Planet Watch
Narsaq

Mining project behind Greenland political upheaval

In snap elections, Greenland’s indigenous-led left-environmentalist party Inuit Ataqatigiit(Community of the People) won 37% of the vote, overtaking the longtime incumbents, the social-democratic Siumut (Forward) party. At the center of the race was a contentious mining project that Inuit Ataqatigiit aggressively campaigned against. The Kvanefjeld rare-earth mineral project, near Narsaq in Greenland’s south, has divided the territory’s political system for more than a decade. Greenland Minerals, the Australian company behind the project, says the mine has the “potential to become the most significant Western world producer of rare earths,” adding that it would also produce uranium. But the Chinese giant Shenghe Resourcesowns 11% of Greenland Minerals—raising concerns about Beijing’s perceived design to establish control over the planet’s rare earth minerals. (Photo of Narsaq via Polar Connection)

Planet Watch
baffinland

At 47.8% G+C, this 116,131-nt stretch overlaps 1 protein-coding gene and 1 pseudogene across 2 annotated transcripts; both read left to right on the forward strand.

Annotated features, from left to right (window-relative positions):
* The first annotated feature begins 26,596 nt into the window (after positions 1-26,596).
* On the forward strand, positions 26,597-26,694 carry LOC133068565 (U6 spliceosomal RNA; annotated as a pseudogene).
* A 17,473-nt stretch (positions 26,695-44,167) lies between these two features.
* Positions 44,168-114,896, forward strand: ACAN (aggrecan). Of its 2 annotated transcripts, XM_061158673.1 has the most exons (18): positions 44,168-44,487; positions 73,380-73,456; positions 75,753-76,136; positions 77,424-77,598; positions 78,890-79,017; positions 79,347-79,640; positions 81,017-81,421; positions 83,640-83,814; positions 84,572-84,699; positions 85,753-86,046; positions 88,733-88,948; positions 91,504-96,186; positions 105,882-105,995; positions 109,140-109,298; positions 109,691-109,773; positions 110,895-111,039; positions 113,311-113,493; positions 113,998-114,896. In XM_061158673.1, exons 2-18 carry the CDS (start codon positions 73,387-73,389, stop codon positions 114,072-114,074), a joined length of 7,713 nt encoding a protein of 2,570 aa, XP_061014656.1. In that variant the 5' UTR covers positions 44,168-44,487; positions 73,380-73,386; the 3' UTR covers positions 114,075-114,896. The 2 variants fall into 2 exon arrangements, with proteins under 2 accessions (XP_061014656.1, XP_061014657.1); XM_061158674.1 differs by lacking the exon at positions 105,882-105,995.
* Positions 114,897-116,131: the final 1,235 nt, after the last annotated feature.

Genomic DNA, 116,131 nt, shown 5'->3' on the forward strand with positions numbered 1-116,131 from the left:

Nunavut hunters blockade Baffin Island mine

After a week of blockading an airstrip and road to an iron mine on north Baffin Island, a small group of Inuit protesters packed up their tents, agreeing to give dialogue with authorities a chance after the mining company won an injunction ordering them to disband their encampment. The self-declared Nuluujaat Land Guardians began blocking access to Baffinland Iron Mines Corp’s Mary River mine to oppose a proposal for expansion that would see its output of iron ore double to 12 million tons per year, as well as construction of a 110-kilometer railway to the facility. The Land Guardians say the expansion would drive caribou away and harm other wildlife in the area, including narwhal, upon which their communities depend for subsistence. (Photo: Baffinland Iron Mines Corp via Nunatsiaq News)